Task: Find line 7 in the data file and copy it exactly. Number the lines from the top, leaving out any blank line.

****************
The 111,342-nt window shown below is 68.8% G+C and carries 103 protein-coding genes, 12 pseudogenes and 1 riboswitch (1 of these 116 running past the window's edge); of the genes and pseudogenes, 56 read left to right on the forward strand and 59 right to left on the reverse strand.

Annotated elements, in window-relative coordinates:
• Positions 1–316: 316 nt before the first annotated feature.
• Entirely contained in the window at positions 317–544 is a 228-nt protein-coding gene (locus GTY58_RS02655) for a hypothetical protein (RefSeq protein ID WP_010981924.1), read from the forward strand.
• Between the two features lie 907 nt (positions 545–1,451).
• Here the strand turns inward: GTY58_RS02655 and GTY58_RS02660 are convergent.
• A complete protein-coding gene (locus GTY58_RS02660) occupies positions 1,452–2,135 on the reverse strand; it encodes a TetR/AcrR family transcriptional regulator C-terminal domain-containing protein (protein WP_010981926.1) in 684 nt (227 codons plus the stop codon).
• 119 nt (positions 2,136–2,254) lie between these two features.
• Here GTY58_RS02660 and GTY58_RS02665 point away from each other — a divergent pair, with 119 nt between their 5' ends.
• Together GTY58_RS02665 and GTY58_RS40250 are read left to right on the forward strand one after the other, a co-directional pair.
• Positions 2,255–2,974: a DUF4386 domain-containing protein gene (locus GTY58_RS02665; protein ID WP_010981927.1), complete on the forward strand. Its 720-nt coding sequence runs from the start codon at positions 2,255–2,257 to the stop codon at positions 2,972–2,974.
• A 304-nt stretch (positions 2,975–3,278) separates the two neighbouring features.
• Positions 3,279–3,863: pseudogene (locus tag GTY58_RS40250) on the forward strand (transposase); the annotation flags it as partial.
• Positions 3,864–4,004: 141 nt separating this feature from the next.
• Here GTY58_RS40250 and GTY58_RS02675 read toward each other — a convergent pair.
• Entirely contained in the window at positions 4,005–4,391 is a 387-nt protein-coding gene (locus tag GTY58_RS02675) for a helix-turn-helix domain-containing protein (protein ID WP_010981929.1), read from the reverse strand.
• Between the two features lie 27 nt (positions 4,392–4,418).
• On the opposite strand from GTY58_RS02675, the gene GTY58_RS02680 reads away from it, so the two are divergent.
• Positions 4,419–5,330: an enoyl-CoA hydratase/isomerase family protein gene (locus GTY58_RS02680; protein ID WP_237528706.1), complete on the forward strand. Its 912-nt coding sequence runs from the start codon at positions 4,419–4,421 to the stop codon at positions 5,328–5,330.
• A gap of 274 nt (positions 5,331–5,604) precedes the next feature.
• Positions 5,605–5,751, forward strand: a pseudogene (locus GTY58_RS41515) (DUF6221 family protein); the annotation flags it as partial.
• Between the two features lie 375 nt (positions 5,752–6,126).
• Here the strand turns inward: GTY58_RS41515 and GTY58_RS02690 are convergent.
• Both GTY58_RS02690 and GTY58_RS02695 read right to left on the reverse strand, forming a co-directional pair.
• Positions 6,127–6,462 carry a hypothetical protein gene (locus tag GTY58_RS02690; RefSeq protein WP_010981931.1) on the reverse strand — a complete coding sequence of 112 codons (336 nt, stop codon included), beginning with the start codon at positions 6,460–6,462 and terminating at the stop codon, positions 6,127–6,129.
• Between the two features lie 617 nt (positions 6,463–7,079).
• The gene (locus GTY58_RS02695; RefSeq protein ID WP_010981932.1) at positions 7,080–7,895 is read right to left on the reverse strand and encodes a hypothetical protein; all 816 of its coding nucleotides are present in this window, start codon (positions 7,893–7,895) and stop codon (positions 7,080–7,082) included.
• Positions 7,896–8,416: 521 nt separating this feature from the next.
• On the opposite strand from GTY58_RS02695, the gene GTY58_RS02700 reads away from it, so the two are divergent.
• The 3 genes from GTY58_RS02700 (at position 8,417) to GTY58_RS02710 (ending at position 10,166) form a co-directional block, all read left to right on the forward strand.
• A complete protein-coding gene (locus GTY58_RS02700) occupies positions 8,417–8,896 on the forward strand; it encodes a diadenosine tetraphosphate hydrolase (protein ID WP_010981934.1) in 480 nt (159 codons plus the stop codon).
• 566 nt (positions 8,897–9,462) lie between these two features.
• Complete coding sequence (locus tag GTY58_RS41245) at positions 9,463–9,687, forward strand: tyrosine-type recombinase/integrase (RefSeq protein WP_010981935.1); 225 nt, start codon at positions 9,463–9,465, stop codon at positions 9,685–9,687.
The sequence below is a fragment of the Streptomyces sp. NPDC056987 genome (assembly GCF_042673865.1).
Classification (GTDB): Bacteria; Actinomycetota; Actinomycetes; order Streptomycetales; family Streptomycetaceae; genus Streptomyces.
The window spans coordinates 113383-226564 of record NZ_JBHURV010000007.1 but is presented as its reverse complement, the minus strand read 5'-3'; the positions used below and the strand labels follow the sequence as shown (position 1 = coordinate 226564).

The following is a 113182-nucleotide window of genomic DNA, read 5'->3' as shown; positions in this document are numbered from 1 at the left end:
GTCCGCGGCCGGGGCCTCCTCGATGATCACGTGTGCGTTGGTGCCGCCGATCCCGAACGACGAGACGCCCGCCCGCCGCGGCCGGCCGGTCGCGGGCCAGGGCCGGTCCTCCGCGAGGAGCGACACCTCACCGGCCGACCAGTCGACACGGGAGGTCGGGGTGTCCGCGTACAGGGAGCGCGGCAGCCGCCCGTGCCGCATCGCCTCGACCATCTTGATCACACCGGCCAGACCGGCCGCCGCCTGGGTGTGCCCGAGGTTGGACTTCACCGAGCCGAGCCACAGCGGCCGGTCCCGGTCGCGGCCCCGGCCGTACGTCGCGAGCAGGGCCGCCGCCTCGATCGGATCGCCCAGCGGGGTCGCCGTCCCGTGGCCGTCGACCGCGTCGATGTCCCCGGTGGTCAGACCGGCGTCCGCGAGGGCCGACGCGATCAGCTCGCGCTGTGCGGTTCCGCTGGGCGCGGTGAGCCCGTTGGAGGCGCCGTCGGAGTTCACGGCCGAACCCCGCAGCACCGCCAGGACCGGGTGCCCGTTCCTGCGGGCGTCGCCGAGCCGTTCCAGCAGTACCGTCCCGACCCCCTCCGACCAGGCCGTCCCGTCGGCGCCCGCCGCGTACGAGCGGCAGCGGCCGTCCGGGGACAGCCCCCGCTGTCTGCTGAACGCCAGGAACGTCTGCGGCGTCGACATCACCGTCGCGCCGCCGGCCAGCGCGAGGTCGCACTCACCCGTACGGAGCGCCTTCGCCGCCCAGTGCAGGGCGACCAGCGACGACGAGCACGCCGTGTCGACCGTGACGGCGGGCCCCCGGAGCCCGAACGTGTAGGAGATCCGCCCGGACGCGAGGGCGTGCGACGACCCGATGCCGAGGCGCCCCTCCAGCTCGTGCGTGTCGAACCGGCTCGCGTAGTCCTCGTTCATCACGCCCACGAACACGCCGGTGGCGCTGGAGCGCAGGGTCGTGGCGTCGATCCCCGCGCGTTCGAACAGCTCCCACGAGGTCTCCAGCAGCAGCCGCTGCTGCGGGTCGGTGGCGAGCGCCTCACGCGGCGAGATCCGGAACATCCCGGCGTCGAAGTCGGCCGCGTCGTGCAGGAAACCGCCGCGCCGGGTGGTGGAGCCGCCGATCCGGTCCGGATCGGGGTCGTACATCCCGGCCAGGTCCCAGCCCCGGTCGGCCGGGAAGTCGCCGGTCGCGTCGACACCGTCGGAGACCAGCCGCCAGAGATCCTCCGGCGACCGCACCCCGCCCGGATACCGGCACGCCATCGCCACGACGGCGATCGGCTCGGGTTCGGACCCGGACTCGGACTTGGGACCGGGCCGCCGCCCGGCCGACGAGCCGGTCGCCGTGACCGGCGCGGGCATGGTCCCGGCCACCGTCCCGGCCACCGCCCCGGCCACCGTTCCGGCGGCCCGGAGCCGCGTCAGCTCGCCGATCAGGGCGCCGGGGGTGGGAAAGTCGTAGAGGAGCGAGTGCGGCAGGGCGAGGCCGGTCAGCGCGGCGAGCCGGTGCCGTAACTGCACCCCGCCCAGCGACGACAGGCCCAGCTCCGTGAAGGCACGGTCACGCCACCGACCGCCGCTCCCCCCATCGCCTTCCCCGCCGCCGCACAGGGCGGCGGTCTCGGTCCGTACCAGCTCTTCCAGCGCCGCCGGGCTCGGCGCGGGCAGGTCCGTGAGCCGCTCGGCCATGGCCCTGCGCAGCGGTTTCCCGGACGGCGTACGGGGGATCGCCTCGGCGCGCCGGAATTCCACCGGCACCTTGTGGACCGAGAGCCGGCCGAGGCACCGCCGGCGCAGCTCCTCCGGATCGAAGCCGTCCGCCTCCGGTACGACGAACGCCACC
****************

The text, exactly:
• A complete protein-coding gene (locus GTY58_RS02660) occupies positions 1,452–2,135 on the reverse strand; it encodes a TetR/AcrR family transcriptional regulator C-terminal domain-containing protein (protein WP_010981926.1) in 684 nt (227 codons plus the stop codon).